Monday, December 18, 2017
Business

Gov. Rick Scott presses for strong PIP reform before session ends

TALLAHASSEE — Gov. Rick Scott waited until the 59th day of the legislative session to issue critical comments Thursday about the Senate's approach to curb auto-accident fraud.

"The Senate bill, it seems like it's been written by special interest," Scott said in Web video released by the Florida Chamber of Commerce on Thursday morning. "The Senate bill is not going to reduce the fraud at all. The House bill does, so we've got to focus on that."

Scott already had said he preferred the House plan for personal injury protection reform, but he had said little about opposing the Senate version — a signal that he just wanted something to pass. Now, his comments set up a last-minute showdown, or set the stage for a PIP special session.

The governor, Insurance Commissioner Kevin McCarty and Chief Financial Officer Jeff Atwater said the Senate's version of HB 119 needs additional limits on lawyer fees and new restrictions on the types of medical providers that can evaluate people injured in an auto accident. Without those changes, they said, car insurance premiums won't go down.

McCarty said the Senate's PIP fix might not be a fix at all — and it could bankrupt some auto insurers.

"There are some provisions in the Senate bill that we fear are going to exacerbate the problem," he said.

Opponents of the House proposal call it a wish list for insurers. They accuse the governor of using scare tactics and misinformation to characterize the Senate proposal as inferior to the House's.

"What's really interesting is the governor and insurance commissioner are becoming like voices for the insurance industry as opposed to the consumers," South Florida trial lawyer David Kuczenski said.

He spent Thursday walking the halls of the Capitol, urging senators to stand firm on their position.

Reforming PIP was one of Scott's main priorities this legislative session. Increases in staged accidents, fraudulent claims and litigation have caused premiums to skyrocket, he says. The Office of the Insurance's consumer advocate said Thursday that PIP costs in Florida increased by 20 percent in 2011, highlighting the need for reforms.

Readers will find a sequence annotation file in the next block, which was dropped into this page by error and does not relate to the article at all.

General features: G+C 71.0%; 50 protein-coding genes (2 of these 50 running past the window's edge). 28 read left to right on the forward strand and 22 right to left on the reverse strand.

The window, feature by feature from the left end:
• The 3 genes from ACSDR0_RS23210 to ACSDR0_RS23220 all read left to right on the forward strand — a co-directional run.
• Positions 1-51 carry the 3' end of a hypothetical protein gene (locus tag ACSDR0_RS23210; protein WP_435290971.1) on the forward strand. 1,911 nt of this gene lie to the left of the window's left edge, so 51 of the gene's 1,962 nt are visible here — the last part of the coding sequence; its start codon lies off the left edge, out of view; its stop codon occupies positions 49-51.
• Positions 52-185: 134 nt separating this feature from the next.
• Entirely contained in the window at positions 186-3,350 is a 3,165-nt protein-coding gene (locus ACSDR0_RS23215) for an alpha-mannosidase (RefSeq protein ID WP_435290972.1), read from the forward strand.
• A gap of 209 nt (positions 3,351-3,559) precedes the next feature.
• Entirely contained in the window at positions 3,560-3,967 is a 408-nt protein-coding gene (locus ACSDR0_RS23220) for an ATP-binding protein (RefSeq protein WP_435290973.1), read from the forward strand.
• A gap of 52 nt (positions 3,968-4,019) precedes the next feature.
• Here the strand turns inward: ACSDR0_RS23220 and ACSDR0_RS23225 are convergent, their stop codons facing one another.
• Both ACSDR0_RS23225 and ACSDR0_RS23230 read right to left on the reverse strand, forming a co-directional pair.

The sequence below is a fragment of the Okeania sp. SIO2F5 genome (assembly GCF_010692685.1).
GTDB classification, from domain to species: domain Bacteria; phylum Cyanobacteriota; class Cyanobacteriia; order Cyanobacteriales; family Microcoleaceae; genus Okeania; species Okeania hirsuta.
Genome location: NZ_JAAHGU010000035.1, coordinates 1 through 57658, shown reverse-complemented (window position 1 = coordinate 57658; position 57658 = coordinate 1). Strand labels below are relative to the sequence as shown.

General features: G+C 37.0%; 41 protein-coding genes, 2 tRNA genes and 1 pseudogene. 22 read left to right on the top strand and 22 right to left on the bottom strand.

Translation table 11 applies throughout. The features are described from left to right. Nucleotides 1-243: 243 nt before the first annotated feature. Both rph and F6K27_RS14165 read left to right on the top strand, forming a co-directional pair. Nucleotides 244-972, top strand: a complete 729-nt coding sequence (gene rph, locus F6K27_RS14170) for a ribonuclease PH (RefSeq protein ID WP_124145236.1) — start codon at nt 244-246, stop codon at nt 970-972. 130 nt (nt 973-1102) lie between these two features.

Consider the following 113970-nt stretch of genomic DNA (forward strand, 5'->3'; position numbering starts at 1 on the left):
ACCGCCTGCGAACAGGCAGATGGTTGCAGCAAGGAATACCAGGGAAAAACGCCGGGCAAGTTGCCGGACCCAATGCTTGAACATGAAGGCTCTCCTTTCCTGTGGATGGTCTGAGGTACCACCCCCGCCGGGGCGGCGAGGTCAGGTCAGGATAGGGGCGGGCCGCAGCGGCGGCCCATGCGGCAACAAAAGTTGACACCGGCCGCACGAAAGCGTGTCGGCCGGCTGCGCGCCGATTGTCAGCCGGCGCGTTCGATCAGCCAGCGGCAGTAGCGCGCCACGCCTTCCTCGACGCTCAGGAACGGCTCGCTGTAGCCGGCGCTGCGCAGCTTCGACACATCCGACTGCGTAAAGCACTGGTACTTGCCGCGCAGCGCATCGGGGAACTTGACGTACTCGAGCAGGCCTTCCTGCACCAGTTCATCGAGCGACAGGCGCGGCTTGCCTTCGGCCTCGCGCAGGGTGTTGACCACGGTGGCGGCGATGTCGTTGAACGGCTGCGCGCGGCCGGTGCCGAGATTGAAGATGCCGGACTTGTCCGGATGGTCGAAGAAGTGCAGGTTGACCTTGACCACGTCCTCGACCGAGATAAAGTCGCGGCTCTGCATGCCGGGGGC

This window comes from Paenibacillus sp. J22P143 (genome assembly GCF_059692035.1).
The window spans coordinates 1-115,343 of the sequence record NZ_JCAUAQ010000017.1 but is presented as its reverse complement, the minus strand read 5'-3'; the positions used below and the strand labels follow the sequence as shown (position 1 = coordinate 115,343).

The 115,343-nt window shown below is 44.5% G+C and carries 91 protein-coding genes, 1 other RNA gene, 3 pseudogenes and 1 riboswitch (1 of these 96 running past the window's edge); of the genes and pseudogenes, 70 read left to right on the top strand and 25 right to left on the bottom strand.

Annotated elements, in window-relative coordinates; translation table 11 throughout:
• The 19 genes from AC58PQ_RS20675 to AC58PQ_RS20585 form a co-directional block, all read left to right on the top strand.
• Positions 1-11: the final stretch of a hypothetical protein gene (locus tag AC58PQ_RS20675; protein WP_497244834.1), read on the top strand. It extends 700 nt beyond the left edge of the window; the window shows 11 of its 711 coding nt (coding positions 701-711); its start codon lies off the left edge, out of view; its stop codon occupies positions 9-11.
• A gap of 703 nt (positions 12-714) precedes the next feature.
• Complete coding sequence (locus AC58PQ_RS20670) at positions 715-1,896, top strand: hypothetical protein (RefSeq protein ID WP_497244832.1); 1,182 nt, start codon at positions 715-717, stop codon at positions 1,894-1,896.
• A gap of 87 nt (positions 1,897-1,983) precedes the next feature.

But time is running short.

The House is scheduled to take up PIP today, the final day of the session, and may approve some amendments before kicking the issue back to the Senate. For example, the House could agree to allow chiropractors to perform follow-up care or remove its hard caps on attorney fees.

In turn, the governor wants the Senate to remove a provision that allows judges to boost fees awarded to attorneys. Others are pushing the Senate to prevent chiropractors from performing initial evaluations.

But some senators said they won't back down, noting the legislation sponsored by Sen. Joe Negron, R-Stuart, passed the chamber on a unanimous vote.

"I believe that Sen. Negron and those that worked on the PIP reform did an excellent job in passing legislation that No. 1, attacks the fraud that is rampant in the state of Florida but at the same time protects the providers in the medical community and it also protects the legitimately injured person," said Sen. Mike Fasano, R-New Port Richey.

Scott has said that if the two chambers can't reach an agreement before session ends, he may call them back for a special session.

House Minority Leader Ron Saunders, D-Key West, said the governor will lean hard on Republican senators in hopes they might agree to the changes he requests. But the chamber has an unpredictable, independent streak, Saunders said.

"Part of their problem is they got a lot of term-limited senators that don't really care anymore and they can't tell them how to vote," Saunders said.

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